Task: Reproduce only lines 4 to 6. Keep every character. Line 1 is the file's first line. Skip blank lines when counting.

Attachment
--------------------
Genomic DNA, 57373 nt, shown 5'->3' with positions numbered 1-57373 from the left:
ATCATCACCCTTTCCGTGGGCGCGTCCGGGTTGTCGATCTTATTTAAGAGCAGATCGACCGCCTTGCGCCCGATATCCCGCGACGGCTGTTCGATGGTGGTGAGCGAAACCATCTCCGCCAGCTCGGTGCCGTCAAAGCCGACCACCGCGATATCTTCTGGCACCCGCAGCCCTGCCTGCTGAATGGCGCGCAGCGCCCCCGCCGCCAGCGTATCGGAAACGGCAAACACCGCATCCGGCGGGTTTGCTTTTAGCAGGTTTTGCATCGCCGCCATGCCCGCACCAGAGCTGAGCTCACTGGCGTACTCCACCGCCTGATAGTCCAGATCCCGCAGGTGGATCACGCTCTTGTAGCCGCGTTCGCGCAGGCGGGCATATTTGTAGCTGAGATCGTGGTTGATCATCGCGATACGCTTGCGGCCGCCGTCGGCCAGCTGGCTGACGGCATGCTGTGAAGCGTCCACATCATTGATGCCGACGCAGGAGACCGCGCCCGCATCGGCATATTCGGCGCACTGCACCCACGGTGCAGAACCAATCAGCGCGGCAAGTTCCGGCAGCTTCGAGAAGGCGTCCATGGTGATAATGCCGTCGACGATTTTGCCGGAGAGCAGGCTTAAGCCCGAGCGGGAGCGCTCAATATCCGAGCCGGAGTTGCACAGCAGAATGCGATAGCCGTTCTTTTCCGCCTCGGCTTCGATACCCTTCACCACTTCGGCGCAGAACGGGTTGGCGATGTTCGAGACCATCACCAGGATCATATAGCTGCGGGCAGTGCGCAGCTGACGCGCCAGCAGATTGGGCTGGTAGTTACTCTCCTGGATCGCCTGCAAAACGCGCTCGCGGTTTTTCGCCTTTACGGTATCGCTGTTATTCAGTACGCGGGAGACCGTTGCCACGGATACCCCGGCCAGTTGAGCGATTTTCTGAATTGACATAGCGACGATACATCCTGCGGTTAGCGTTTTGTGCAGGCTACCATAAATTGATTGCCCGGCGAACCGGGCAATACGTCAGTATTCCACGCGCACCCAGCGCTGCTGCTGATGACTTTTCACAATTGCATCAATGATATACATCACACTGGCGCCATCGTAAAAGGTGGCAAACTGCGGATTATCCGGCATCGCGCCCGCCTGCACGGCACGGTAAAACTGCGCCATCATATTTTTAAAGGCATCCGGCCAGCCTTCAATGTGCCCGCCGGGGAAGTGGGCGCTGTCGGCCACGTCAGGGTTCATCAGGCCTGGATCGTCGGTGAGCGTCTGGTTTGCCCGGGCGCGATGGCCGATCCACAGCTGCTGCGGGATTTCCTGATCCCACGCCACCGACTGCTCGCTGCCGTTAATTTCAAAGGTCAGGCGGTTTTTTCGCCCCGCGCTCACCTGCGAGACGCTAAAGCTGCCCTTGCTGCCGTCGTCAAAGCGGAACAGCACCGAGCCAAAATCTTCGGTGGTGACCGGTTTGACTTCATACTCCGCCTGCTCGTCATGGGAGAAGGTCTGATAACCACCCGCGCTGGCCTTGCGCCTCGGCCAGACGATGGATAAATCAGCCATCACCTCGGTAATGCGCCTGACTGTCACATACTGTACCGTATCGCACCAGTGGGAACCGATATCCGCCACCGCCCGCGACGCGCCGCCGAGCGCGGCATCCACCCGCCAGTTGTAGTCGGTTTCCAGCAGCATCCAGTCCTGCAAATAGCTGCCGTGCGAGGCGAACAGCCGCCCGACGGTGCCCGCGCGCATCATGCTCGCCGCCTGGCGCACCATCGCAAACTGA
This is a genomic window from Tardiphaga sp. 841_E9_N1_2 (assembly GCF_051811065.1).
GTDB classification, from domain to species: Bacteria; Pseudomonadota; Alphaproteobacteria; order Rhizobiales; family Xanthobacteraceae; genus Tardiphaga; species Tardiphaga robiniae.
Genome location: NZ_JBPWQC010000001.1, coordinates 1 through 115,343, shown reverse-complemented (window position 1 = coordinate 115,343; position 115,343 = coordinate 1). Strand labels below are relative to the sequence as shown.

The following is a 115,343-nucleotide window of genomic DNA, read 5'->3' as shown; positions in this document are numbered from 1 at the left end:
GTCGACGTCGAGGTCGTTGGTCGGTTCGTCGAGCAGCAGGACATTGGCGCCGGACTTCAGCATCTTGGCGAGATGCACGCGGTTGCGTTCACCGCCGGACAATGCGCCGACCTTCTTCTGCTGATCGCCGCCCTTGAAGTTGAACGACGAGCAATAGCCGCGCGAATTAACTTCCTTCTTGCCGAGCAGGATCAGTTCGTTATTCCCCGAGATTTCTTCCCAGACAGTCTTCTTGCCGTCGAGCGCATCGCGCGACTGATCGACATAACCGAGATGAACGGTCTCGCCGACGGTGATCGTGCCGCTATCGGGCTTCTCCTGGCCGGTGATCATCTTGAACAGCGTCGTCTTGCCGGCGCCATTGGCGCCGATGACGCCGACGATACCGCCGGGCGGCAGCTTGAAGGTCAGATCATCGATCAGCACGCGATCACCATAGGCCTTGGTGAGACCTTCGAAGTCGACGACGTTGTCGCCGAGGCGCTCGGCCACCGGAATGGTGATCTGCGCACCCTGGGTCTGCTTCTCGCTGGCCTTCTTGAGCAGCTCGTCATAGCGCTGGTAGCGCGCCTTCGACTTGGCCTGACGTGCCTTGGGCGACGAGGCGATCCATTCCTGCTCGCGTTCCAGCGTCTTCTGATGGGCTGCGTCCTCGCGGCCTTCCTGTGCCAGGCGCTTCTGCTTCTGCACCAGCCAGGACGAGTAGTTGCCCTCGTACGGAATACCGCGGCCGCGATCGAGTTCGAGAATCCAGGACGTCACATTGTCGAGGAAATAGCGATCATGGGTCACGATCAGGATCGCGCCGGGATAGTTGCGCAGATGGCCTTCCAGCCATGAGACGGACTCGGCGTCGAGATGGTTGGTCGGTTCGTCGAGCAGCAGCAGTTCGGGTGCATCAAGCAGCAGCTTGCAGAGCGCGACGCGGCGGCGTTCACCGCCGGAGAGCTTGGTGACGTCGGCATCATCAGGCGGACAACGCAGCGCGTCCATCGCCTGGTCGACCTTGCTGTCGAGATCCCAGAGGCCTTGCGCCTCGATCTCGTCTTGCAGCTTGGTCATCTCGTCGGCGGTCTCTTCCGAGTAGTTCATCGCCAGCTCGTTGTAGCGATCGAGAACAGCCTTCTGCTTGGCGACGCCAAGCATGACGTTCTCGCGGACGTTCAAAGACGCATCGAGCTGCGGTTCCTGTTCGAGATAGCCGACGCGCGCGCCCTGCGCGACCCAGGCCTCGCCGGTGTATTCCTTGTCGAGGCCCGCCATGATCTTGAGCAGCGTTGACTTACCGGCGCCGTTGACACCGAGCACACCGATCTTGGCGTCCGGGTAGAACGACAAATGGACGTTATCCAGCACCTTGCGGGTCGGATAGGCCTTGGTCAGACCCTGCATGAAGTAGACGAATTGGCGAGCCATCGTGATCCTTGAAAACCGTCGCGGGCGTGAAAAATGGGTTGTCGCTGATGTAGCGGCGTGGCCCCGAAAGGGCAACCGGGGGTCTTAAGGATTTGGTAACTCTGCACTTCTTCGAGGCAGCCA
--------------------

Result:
GTDB classification, from domain to species: Bacteria; Pseudomonadota; Alphaproteobacteria; order Rhizobiales; family Xanthobacteraceae; genus Tardiphaga; species Tardiphaga robiniae.
Genome location: NZ_JBPWQC010000001.1, coordinates 1 through 115,343, shown reverse-complemented (window position 1 = coordinate 115,343; position 115,343 = coordinate 1). Strand labels below are relative to the sequence as shown.

The following is a 115,343-nucleotide window of genomic DNA, read 5'->3' as shown; positions in this document are numbered from 1 at the left end: